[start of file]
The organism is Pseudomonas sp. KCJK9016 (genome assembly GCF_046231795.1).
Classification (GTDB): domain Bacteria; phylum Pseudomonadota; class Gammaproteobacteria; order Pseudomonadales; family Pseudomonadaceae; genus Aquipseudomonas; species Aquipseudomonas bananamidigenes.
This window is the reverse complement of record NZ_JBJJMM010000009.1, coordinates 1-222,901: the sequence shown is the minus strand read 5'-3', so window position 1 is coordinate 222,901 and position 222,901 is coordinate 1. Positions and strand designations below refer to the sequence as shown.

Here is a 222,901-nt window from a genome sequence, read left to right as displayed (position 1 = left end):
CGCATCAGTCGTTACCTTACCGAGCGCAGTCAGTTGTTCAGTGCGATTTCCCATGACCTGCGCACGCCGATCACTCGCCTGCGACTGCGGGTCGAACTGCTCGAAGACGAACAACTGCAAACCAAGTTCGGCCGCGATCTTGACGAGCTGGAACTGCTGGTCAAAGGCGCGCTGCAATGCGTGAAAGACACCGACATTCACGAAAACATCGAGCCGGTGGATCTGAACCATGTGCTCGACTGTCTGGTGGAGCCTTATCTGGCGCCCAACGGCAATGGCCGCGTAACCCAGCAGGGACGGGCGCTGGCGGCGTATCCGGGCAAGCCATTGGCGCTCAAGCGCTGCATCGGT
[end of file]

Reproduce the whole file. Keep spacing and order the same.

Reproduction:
The organism is Pseudomonas sp. KCJK9016 (genome assembly GCF_046231795.1).
Classification (GTDB): domain Bacteria; phylum Pseudomonadota; class Gammaproteobacteria; order Pseudomonadales; family Pseudomonadaceae; genus Aquipseudomonas; species Aquipseudomonas bananamidigenes.
This window is the reverse complement of record NZ_JBJJMM010000009.1, coordinates 1-222,901: the sequence shown is the minus strand read 5'-3', so window position 1 is coordinate 222,901 and position 222,901 is coordinate 1. Positions and strand designations below refer to the sequence as shown.

Here is a 222,901-nt window from a genome sequence, read left to right as displayed (position 1 = left end):
CGCATCAGTCGTTACCTTACCGAGCGCAGTCAGTTGTTCAGTGCGATTTCCCATGACCTGCGCACGCCGATCACTCGCCTGCGACTGCGGGTCGAACTGCTCGAAGACGAACAACTGCAAACCAAGTTCGGCCGCGATCTTGACGAGCTGGAACTGCTGGTCAAAGGCGCGCTGCAATGCGTGAAAGACACCGACATTCACGAAAACATCGAGCCGGTGGATCTGAACCATGTGCTCGACTGTCTGGTGGAGCCTTATCTGGCGCCCAACGGCAATGGCCGCGTAACCCAGCAGGGACGGGCGCTGGCGGCGTATCCGGGCAAGCCATTGGCGCTCAAGCGCTGCATCGGT